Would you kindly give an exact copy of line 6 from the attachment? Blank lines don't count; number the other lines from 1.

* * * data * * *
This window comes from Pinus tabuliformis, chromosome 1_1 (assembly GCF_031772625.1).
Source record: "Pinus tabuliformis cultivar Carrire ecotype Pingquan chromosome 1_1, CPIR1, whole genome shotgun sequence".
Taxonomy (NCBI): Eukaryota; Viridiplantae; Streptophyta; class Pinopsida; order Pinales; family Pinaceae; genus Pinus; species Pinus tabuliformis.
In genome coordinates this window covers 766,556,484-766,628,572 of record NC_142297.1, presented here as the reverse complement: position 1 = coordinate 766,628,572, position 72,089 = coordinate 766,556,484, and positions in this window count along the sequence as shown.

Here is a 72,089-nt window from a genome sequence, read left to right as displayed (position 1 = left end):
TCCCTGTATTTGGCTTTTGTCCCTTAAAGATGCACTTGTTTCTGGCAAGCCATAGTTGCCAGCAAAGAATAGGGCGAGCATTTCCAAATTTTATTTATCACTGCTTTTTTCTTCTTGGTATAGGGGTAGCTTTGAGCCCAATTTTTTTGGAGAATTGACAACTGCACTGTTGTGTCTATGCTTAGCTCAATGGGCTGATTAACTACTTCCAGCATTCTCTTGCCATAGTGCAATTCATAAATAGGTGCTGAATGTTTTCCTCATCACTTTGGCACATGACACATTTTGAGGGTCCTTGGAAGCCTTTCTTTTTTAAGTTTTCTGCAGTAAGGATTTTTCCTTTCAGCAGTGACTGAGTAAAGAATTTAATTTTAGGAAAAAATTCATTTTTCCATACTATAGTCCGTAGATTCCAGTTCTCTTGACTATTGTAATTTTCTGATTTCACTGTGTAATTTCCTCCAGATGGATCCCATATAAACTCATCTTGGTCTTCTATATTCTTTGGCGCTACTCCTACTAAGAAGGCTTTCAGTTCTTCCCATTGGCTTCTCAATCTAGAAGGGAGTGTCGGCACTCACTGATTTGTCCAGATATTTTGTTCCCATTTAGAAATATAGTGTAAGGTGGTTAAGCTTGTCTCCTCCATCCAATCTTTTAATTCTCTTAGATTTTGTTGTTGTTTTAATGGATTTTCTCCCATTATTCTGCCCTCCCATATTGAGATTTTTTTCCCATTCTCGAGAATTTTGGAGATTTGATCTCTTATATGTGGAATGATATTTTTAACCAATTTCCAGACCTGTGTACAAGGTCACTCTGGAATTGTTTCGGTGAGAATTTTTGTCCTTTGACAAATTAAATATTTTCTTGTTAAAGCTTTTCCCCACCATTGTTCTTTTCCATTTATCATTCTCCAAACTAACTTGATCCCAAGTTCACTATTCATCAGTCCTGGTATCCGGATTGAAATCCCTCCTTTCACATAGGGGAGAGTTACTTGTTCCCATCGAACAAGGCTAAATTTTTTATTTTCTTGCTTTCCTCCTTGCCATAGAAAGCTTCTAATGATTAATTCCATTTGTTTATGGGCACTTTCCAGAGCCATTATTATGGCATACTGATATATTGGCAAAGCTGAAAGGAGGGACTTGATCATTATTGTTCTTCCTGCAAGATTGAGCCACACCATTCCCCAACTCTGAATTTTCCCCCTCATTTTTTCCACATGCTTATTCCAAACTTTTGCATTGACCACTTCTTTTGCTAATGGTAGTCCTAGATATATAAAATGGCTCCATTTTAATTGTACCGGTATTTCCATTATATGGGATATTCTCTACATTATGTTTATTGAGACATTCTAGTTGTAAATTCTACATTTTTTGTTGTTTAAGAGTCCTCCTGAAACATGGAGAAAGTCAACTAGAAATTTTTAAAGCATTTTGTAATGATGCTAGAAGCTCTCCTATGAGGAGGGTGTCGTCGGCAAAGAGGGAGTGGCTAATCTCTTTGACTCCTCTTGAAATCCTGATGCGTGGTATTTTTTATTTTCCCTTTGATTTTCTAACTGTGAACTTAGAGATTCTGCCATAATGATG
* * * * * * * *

TCCCTGTATTTGGCTTTTGTCCCTTAAAGATGCACTTGTTTCTGGCAAGCCATAGTTGCCAGCAAAGAATAGGGCGAGCATTTCCAAATTTTATTTATCACTGCTTTTTTCTTCTTGGTATAGGGGTAGCTTTGAGCCCAATTTTTTTGGAGAATTGACAACTGCACTGTTGTGTCTATGCTTAGCTCAATGGGCTGATTAACTACTTCCAGCATTCTCTTGCCATAGTGCAATTCATAAATAGGTGCTGAATGTTTTCCTCATCACTTTGGCACATGACACATTTTGAGGGTCCTTGGAAGCCTTTCTTTTTTAAGTTTTCTGCAGTAAGGATTTTTCCTTTCAGCAGTGACTGAGTAAAGAATTTAATTTTAGGAAAAAATTCATTTTTCCATACTATAGTCCGTAGATTCCAGTTCTCTTGACTATTGTAATTTTCTGATTTCACTGTGTAATTTCCTCCAGATGGATCCCATATAAACTCATCTTGGTCTTCTATATTCTTTGGCGCTACTCCTACTAAGAAGGCTTTCAGTTCTTCCCATTGGCTTCTCAATCTAGAAGGGAGTGTCGGCACTCACTGATTTGTCCAGATATTTTGTTCCCATTTAGAAATATAGTGTAAGGTGGTTAAGCTTGTCTCCTCCATCCAATCTTTTAATTCTCTTAGATTTTGTTGTTGTTTTAATGGATTTTCTCCCATTATTCTGCCCTCCCATATTGAGATTTTTTTCCCATTCTCGAGAATTTTGGAGATTTGATCTCTTATATGTGGAATGATATTTTTAACCAATTTCCAGACCTGTGTACAAGGTCACTCTGGAATTGTTTCGGTGAGAATTTTTGTCCTTTGACAAATTAAATATTTTCTTGTTAAAGCTTTTCCCCACCATTGTTCTTTTCCATTTATCATTCTCCAAACTAACTTGATCCCAAGTTCACTATTCATCAGTCCTGGTATCCGGATTGAAATCCCTCCTTTCACATAGGGGAGAGTTACTTGTTCCCATCGAACAAGGCTAAATTTTTTATTTTCTTGCTTTCCTCCTTGCCATAGAAAGCTTCTAATGATTAATTCCATTTGTTTATGGGCACTTTCCAGAGCCATTATTATGGCATACTGATATATTGGCAAAGCTGAAAGGAGGGACTTGATCATTATTGTTCTTCCTGCAAGATTGAGCCACACCATTCCCCAACTCTGAATTTTCCCCCTCATTTTTTCCACATGCTTATTCCAAACTTTTGCATTGACCACTTCTTTTGCTAATGGTAGTCCTAGATATATAAAATGGCTCCATTTTAATTGTACCGGTATTTCCATTATATGGGATATTCTCTACATTATGTTTATTGAGACATTCTAGTTGTAAATTCTACATTTTTTGTTGTTTAAGAGTCCTCCTGAAACATGGAGAAAGTCAACTAGAAATTTTTAAAGCATTTTGTAATGATGCTAGAAGCTCTCCTATGAGGAGGGTGTCGTCGGCAAAGAGGGAGTGGCTAATCTCTTTGACTCCTCTTGAAATCCTGATGCGTGGTATTTTTTATTTTCCCTTTGATTTTCTAACTGTGAACTTAGAGATTCTGCCATAATGATG